Cultural appropriation at its booziest, the tiki tradition nevertheless has created some enduring classics.  (photo by Mateusz Gzik)

 With their rumpus room romance and short-sighted exoticism—comical to some, outrageous to others—Tiki bars will likely not escape cancellation. Of course, the pandemic could kill them off first.

But for fans of such spots as Boston’s Shore Leave, The Polynesian in New York, and Chicago’s Three Dots and a Dash, soaking up a pseudo South Seas ambiance is merely part of the program: grooving on all the rum-based concoctions is the real reason for bellying up to the bar. And for that we can thank trailblazers Donn Beach and Victor Jules Bergeron, Jr.

Variously described as a drifter and bootlegger, the Texas-bred Beach (born Ernest Raymond Beaumont-Gantt) spent his youth exploring the South Pacific. Thanks to his wanderlust, Hollywood hired him as a consultant on such pictures as John Ford’s Hurricane. In 1934, he opened Don the Beachcomber, a tiny dive in Hollywood (tricked out with “artifacts and curios” he’d collected on his travels), where he served up tropical drinks. When the crowd was thinning out, he’d run a hose over the roof and the water cascading outside the door would send patrons back for another nip. Thanks to his enterprising ex-wife, who ran the business while he served in the Air Force, Don the Beachcomber became a brand with outlets across California and beyond.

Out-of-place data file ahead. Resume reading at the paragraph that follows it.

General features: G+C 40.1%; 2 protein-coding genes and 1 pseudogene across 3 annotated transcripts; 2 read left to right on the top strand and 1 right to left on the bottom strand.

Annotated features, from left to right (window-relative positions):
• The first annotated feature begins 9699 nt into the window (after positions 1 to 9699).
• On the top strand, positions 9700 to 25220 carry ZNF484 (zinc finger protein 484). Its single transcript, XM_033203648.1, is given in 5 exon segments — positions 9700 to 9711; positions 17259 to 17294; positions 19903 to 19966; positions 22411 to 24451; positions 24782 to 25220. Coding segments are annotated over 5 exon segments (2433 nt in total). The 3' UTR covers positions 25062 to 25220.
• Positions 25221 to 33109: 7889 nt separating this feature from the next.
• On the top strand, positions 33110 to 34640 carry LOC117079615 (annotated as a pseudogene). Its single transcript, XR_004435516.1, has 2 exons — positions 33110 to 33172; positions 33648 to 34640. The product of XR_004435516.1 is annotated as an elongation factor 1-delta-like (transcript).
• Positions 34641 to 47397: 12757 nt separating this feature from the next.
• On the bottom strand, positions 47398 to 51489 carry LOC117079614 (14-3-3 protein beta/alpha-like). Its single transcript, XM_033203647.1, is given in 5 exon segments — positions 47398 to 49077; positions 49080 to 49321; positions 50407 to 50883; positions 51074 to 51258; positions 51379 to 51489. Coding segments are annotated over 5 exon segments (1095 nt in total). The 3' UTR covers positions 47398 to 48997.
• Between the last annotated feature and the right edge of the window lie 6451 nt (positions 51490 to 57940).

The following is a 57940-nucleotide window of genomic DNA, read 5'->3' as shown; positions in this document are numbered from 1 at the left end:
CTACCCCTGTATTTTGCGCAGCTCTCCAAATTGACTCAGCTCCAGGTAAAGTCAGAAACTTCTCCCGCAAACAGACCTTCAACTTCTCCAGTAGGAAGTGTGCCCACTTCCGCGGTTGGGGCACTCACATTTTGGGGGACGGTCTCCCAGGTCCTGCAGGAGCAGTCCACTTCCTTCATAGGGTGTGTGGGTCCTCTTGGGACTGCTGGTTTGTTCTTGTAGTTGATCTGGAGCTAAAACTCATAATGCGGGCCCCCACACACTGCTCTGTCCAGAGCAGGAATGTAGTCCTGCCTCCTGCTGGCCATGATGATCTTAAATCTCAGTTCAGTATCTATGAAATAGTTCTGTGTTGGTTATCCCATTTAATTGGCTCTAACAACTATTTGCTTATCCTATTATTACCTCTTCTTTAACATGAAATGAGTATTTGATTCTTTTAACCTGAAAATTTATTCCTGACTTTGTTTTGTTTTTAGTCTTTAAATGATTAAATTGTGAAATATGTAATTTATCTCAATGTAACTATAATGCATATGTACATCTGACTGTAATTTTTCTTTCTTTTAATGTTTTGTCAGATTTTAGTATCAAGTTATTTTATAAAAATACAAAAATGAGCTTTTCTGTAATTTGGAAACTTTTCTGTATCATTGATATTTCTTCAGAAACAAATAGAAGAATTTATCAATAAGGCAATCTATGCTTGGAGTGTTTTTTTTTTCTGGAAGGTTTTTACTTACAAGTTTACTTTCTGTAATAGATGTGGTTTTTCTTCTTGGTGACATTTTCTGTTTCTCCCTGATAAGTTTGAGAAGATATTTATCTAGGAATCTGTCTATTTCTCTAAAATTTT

Hot on Beach’s heels was Bergeron, the son of a San Franciscan grocer. Bergeron had opened his own beer joint, Hinky Dink’s, up the the coast in Oakland, but after a visit to Beach’s establishment, set out to do him one better. Bergeron would go on to launch outlets across the country, all kitted out with bamboo, nautical bric-a-brac, and faux-Polynesian artifacts. As epicure Lucius Beebe once wrote, patrons with a “talent for chaos” could find themselves running afoul of all the “fish nets, stuffed sharks, and Hawaiian ceremonial costumes” that gave the bars their color.

While there are still Trader Vic’s operations in California and Georgia (Trump gave the Plaza Hotel outpost the boot when he owned the property in the 1980s), most are located overseas, primarily in the Middle East. There’s a descendant of the original Don the Beachcomber in Hawaii (where Beach set up shop in the 1940s), but it seems the last mainland outlet in Huntington Beach (not a part of the original chain) closed in 2018. 

No doubt, many of today’s drinkers cast a gimlet eye over the kitsch and take-me-away ethos that drives Tiki culture. But hey, the Zombie is a classic. And who can resist a Mai Tai (which both men claimed to have concocted) when the sun is high?  Or, perhaps most classic of all, the Daiquiri?

Trader Vic’s Daiquiri

from Trader Vic’s Book of Food and Drink (1946)

1 1/2 oz. Puerto Rican rum (Ron Merito or Brugal)

1/4 oz. maraschino liqueur (De Kuyper or Nuyens)

1/2 teaspoon sugar

3/4 oz. fresh lime juice

This drink should be made in a Waring type mixer with a large handful of fine ice; no more than three should be made at one time. Strain into thoroughly chilled Champagne glasses.